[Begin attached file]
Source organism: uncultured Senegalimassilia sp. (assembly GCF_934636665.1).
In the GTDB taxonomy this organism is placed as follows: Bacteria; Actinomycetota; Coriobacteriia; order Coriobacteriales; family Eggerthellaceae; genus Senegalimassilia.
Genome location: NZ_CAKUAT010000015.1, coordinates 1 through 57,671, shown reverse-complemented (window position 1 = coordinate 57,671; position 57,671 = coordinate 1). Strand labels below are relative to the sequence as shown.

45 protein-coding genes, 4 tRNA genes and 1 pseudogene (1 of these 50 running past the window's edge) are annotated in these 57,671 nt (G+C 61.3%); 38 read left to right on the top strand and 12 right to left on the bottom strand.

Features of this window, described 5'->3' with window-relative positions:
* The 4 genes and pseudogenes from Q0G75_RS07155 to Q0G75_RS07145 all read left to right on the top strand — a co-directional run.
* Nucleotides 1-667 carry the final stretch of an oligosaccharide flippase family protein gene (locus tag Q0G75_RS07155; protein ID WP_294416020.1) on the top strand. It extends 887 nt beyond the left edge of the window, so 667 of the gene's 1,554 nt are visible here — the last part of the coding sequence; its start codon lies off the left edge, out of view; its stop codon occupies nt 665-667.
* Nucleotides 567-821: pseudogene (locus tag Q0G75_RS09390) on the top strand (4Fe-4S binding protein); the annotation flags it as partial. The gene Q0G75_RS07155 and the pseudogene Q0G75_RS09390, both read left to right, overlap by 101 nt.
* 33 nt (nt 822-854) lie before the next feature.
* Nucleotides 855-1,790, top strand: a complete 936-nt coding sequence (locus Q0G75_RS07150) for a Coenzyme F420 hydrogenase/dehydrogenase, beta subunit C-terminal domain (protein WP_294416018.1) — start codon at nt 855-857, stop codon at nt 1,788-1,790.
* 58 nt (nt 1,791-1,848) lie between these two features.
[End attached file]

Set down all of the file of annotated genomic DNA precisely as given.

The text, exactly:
Source organism: uncultured Senegalimassilia sp. (assembly GCF_934636665.1).
In the GTDB taxonomy this organism is placed as follows: Bacteria; Actinomycetota; Coriobacteriia; order Coriobacteriales; family Eggerthellaceae; genus Senegalimassilia.
Genome location: NZ_CAKUAT010000015.1, coordinates 1 through 57,671, shown reverse-complemented (window position 1 = coordinate 57,671; position 57,671 = coordinate 1). Strand labels below are relative to the sequence as shown.

45 protein-coding genes, 4 tRNA genes and 1 pseudogene (1 of these 50 running past the window's edge) are annotated in these 57,671 nt (G+C 61.3%); 38 read left to right on the top strand and 12 right to left on the bottom strand.

Features of this window, described 5'->3' with window-relative positions:
* The 4 genes and pseudogenes from Q0G75_RS07155 to Q0G75_RS07145 all read left to right on the top strand — a co-directional run.
* Nucleotides 1-667 carry the final stretch of an oligosaccharide flippase family protein gene (locus tag Q0G75_RS07155; protein ID WP_294416020.1) on the top strand. It extends 887 nt beyond the left edge of the window, so 667 of the gene's 1,554 nt are visible here — the last part of the coding sequence; its start codon lies off the left edge, out of view; its stop codon occupies nt 665-667.
* Nucleotides 567-821: pseudogene (locus tag Q0G75_RS09390) on the top strand (4Fe-4S binding protein); the annotation flags it as partial. The gene Q0G75_RS07155 and the pseudogene Q0G75_RS09390, both read left to right, overlap by 101 nt.
* 33 nt (nt 822-854) lie before the next feature.
* Nucleotides 855-1,790, top strand: a complete 936-nt coding sequence (locus Q0G75_RS07150) for a Coenzyme F420 hydrogenase/dehydrogenase, beta subunit C-terminal domain (protein WP_294416018.1) — start codon at nt 855-857, stop codon at nt 1,788-1,790.
* 58 nt (nt 1,791-1,848) lie between these two features.